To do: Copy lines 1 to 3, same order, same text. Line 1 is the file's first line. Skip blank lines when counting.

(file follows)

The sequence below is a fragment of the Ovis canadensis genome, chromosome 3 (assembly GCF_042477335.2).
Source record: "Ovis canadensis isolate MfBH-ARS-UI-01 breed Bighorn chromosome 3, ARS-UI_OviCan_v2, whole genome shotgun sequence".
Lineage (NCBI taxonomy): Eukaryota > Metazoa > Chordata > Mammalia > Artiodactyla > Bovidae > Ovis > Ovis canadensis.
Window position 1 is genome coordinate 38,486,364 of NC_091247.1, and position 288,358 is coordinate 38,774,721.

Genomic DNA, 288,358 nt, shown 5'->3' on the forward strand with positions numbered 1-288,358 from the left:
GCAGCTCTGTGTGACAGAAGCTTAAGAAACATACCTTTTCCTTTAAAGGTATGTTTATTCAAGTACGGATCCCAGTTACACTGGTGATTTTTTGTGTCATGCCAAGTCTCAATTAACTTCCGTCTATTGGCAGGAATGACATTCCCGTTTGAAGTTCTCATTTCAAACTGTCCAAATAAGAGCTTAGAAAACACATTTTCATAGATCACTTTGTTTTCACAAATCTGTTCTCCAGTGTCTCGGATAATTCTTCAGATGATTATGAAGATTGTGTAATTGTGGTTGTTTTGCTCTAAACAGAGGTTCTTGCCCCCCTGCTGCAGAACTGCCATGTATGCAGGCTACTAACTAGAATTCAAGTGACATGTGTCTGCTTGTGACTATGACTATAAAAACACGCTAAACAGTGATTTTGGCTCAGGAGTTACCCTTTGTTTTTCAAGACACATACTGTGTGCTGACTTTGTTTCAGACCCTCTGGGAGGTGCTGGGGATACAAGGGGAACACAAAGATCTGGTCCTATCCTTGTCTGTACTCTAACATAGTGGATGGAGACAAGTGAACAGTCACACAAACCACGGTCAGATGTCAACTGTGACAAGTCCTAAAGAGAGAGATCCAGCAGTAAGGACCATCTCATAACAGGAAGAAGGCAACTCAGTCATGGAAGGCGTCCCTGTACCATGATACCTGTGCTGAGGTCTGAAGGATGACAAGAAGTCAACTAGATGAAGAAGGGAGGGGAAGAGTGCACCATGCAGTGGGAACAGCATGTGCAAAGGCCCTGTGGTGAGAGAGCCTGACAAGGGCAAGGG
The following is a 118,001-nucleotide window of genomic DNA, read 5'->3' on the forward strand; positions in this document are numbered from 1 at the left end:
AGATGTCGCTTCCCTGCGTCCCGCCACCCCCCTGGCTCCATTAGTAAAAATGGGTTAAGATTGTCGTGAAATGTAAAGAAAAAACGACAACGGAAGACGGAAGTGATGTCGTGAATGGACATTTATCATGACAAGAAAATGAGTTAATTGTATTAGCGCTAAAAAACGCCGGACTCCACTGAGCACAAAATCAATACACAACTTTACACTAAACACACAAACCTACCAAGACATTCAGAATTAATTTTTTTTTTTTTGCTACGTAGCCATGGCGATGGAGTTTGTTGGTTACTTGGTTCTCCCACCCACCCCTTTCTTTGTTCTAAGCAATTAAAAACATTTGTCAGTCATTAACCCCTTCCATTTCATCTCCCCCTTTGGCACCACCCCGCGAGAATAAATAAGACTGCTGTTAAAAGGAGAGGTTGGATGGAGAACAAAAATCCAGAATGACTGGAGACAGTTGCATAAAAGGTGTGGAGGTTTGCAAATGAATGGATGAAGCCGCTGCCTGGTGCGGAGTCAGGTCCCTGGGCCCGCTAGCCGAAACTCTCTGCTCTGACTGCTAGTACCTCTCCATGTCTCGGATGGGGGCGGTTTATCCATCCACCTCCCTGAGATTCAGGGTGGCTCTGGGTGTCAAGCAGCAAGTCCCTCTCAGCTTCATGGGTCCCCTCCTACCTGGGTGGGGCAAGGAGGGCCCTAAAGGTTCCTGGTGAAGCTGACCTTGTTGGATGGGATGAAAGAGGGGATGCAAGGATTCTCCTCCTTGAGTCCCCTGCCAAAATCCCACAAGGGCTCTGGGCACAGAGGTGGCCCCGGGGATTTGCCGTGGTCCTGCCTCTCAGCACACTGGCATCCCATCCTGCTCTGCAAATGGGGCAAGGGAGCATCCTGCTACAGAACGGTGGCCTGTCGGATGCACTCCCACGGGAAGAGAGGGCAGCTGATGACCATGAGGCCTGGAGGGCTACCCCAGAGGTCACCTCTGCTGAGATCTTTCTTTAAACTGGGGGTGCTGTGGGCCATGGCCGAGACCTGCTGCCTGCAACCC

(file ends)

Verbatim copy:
The sequence below is a fragment of the Ovis canadensis genome, chromosome 3 (assembly GCF_042477335.2).
Source record: "Ovis canadensis isolate MfBH-ARS-UI-01 breed Bighorn chromosome 3, ARS-UI_OviCan_v2, whole genome shotgun sequence".
Lineage (NCBI taxonomy): Eukaryota > Metazoa > Chordata > Mammalia > Artiodactyla > Bovidae > Ovis > Ovis canadensis.